American Painting of the Nineteenth Century: Realism, Idealism, and the American Experience

By Barbara Novak | Go to book overview

14.
The Painterly Mode in America

If the dominant indigenous mode of expression in America was linear and conceptual, it would be an oversimplification to deny the existence of an ancillary painterly mode that was largely the result of European contact, training, and influence. To follow the many variations on this painterly theme requires another, separate volume, but perhaps a few ideas can be advanced here.

The painterly mode appears primarily in the works of those artists who either were almost total expatriates (spending large and significant portions of their lives abroad) or were cosmopolitan and international in sensibility, like John La Farge ( 1835-1910), of whom Henry Adams was moved to write: "Although I thought him quite the superior of any other artist I ever met,--and I have no special reason for limiting the remark to artists alone,--he was so 'un-American.'"1 Perhaps we are justified in assuming that for many American artists the painterly signified Europe--and thus, by inference, sophistication, grace, aristocracy, and vigorous traditions. Significantly, the period ( 1825-65) in which the painterly was least prevalent was one of national confidence and relative self-sufficiency. Though, in this period, the painterly mode could still modify indigenous characteristics-- loosening primitive fixity, introducing atmospheric sophistication, and making a certain translucency of color possible. Even when held at a distance, then, the painterly made valuable contributions.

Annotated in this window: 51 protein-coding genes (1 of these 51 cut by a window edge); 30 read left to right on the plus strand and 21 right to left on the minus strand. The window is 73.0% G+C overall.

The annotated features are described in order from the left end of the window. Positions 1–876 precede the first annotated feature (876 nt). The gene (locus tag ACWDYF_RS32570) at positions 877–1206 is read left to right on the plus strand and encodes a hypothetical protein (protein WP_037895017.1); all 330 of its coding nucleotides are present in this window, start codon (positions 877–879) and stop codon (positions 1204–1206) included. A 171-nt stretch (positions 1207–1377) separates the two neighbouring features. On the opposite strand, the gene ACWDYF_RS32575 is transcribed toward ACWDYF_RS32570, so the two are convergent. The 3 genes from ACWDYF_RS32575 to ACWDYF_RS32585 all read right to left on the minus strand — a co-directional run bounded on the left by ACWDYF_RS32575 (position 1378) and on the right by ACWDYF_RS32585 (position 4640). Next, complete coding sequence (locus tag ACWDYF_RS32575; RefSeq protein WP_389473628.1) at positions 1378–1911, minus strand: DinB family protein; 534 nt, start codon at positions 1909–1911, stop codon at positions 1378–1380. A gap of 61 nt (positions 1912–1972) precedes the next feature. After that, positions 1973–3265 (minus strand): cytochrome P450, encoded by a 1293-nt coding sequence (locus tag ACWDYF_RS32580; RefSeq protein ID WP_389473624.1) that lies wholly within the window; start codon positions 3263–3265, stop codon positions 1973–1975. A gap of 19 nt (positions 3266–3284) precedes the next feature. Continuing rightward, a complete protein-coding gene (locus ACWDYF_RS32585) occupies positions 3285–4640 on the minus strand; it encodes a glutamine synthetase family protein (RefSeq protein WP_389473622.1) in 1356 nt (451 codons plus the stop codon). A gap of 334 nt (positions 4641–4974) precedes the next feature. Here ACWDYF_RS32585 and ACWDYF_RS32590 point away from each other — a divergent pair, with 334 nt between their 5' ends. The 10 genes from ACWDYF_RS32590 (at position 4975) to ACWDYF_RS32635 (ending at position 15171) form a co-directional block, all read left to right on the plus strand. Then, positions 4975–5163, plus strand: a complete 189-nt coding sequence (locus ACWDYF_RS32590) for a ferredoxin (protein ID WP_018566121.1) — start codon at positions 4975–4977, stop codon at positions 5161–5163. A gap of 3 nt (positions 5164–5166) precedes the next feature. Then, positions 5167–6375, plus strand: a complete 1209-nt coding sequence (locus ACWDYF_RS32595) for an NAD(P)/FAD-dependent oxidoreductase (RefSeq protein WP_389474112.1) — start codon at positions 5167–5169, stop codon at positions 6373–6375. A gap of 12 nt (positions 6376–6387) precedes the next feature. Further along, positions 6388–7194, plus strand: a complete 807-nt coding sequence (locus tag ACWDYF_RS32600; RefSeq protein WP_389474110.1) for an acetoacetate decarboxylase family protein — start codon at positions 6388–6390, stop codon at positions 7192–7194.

The painterly alternative was introduced at the very beginning of the American tradition. Gilbert Stuart, in reaching for the truth of what he saw ("paint what you see, and look with your own eyes"), 2 sought a visual realism based on a sensational response to light and color that few of his countrymen shared. For most of them, the image was concept made concrete. For Stuart, it was the indefinite perception made definite. As he told

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